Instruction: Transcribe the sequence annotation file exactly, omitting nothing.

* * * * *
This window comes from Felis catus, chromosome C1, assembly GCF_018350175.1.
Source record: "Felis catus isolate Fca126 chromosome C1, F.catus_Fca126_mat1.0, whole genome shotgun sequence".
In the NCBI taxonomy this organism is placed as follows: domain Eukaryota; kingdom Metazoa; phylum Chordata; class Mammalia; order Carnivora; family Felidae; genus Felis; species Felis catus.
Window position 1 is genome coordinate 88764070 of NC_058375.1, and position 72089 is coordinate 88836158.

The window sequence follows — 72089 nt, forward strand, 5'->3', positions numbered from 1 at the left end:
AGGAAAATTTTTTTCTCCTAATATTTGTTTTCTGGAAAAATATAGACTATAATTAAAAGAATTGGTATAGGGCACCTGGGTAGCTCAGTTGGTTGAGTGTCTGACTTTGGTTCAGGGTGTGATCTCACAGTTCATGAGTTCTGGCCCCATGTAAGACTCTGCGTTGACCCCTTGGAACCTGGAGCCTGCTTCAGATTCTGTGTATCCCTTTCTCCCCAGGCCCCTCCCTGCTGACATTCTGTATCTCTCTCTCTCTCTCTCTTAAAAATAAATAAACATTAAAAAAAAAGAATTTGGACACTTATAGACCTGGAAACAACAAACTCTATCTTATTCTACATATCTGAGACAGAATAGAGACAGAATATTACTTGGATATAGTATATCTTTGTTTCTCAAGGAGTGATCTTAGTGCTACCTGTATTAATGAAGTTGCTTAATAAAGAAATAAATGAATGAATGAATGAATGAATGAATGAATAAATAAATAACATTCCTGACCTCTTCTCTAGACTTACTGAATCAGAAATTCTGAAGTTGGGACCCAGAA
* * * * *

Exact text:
This window comes from Felis catus, chromosome C1, assembly GCF_018350175.1.
Source record: "Felis catus isolate Fca126 chromosome C1, F.catus_Fca126_mat1.0, whole genome shotgun sequence".
In the NCBI taxonomy this organism is placed as follows: domain Eukaryota; kingdom Metazoa; phylum Chordata; class Mammalia; order Carnivora; family Felidae; genus Felis; species Felis catus.
Window position 1 is genome coordinate 88764070 of NC_058375.1, and position 72089 is coordinate 88836158.

The window sequence follows — 72089 nt, forward strand, 5'->3', positions numbered from 1 at the left end:
AGGAAAATTTTTTTCTCCTAATATTTGTTTTCTGGAAAAATATAGACTATAATTAAAAGAATTGGTATAGGGCACCTGGGTAGCTCAGTTGGTTGAGTGTCTGACTTTGGTTCAGGGTGTGATCTCACAGTTCATGAGTTCTGGCCCCATGTAAGACTCTGCGTTGACCCCTTGGAACCTGGAGCCTGCTTCAGATTCTGTGTATCCCTTTCTCCCCAGGCCCCTCCCTGCTGACATTCTGTATCTCTCTCTCTCTCTCTCTTAAAAATAAATAAACATTAAAAAAAAAGAATTTGGACACTTATAGACCTGGAAACAACAAACTCTATCTTATTCTACATATCTGAGACAGAATAGAGACAGAATATTACTTGGATATAGTATATCTTTGTTTCTCAAGGAGTGATCTTAGTGCTACCTGTATTAATGAAGTTGCTTAATAAAGAAATAAATGAATGAATGAATGAATGAATGAATGAATAAATAAATAACATTCCTGACCTCTTCTCTAGACTTACTGAATCAGAAATTCTGAAGTTGGGACCCAGAA